With Amy McElroy
Article originally printed in The Aiken Horse
Amy McElroy is a USEF R judge, qualified to officiate at any USEF recognized show at all national dressage levels. She rides, trains and teaches at Fairlane Farm in Aiken and judges about a dozen dressage shows and events each year. In her popular Ask the Judge column, she answers readers' questions about dressage.
I have been competing with my horse in combined driving at the Training level. My horse and I really enjoy the dressage phase, so I would also like to try competing him in ridden dressage at a few local shows this winter. I wonder if you might explain some of the differences I might expect between ridden and driven dressage?
-Ride and Drive
Dear Ride and Drive,
I think it’s wonderful that you ride your horse as well as drive him. When you get to a ridden dressage competition, you will find that, although the basics of dressage remain the same, there are many differences between ridden and driven dressage, from the equipment to the movements, and to the way the points count.
In both ridden and driven dressage, the judge is looking for horses to move freely forward in a clear and steady rhythm while accepting the bit. The judges will be assessing the quality of the gaits, as well as the horse’s impulsion and submission. The ridden tests that are most similar to the Training level in driven dressage are the Introductory Tests A and B, which, like Training level in driving, do not call for the canter. If you want to do a ridden Training level test, you should be prepared for movements at the canter. However, while driven dressage often includes a rein back in Training level, ridden dressage never does. This movement is not introduced until Second level.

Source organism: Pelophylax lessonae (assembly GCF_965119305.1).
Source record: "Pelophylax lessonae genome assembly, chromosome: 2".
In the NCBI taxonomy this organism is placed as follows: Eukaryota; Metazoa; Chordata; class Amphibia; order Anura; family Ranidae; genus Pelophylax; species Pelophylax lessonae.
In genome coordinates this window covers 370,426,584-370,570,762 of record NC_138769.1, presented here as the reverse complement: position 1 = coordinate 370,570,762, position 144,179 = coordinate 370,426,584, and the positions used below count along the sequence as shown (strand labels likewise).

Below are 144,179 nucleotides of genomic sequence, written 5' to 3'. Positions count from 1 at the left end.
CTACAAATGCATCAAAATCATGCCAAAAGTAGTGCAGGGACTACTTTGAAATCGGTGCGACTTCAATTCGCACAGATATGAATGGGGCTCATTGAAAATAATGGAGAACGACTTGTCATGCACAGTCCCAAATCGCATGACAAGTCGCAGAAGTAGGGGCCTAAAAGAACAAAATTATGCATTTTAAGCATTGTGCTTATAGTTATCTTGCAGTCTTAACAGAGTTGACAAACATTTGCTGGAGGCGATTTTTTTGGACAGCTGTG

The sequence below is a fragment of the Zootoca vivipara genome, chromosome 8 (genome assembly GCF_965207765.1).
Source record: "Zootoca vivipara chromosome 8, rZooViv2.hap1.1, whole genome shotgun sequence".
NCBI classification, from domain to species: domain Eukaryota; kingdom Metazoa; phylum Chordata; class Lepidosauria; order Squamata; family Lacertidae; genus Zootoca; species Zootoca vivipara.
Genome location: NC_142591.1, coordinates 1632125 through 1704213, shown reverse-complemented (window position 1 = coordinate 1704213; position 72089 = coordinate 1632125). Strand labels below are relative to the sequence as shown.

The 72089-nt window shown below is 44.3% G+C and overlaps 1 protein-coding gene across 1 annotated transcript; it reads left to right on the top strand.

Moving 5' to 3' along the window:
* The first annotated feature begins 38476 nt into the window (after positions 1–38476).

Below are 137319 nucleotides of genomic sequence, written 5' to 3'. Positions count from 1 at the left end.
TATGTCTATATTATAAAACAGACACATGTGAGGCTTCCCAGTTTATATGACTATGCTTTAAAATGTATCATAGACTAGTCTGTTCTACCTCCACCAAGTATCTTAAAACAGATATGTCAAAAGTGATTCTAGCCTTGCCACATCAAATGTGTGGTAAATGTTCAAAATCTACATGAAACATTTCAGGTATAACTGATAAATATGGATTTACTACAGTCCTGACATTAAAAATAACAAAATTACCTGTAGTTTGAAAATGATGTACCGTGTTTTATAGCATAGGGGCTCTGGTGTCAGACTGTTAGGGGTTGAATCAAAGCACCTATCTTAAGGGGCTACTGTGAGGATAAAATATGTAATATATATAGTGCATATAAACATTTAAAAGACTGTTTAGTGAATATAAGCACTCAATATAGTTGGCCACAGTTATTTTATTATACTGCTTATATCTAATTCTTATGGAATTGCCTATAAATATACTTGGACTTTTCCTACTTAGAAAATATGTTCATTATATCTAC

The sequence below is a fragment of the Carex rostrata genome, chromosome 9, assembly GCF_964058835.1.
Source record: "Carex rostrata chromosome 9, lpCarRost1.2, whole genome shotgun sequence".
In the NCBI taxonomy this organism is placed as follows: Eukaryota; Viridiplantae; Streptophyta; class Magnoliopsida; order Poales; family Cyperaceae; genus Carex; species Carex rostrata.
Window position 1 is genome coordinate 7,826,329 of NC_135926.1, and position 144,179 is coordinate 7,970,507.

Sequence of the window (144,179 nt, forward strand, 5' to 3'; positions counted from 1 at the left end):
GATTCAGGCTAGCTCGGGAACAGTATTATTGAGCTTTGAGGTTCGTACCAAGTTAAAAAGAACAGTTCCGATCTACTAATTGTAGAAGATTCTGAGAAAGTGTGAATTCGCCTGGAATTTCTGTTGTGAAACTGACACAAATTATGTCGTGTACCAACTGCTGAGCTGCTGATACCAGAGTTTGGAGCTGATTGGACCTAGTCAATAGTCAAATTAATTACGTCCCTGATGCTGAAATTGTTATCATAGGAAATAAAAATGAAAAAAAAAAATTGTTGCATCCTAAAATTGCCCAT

There are many similar movements in the ridden and driven Training Level test. These include:
- An entry down the center line, with halt and salute at X.
- Standard circles in both directions: 40 meters for driven dressage and 20 meters for ridden dressage
- Two styles of walk: both have the free walk; the driven tests also require a working walk, while ridden tests require a medium walk.
There are some general differences between the ridden and driven sports (besides the obvious!) The first thing you will notice is that standard arena sizes are different. In driven dressage, the arena for Training Level is 40 meters by 80 meters. In ridden dressage the standard arena is 20 by 60 meters, but the rules permit the use of an arena that is 20 by 40. If you are accustomed to the larger arena used for driving, you might find that the movements and transitions in ridden dressage come up quicker than you might expect.
The second thing you will notice is that, while both sports require a salute, it is quite different. In driven dressage, you salute by raising your whip and bowing your head. In ridden dressage, you put the reins in one hand, drop your other hand down and bow your head. In driven dressage, the voice is an aid that is allowed and considered to be useful. In ridden dressage, “use of voice” which includes any sounds (words, clucking, chirping) is not allowed, and if the judge hears you using your voice you will receive a deduction of at least two points per movement. In driven dressage, your test must be done by memory. In ridden dressage, it is permissible to have a caller who calls out the movements to you as you perform. In driven dressage, the horse may wear earplugs if noise bothers him. In ridden dressage, earplugs are prohibited and cause for elimination. In driven dressage, when your test is complete, you leave the arena at a working trot. In ridden dressage, you must leave the arena at the walk on a long rein.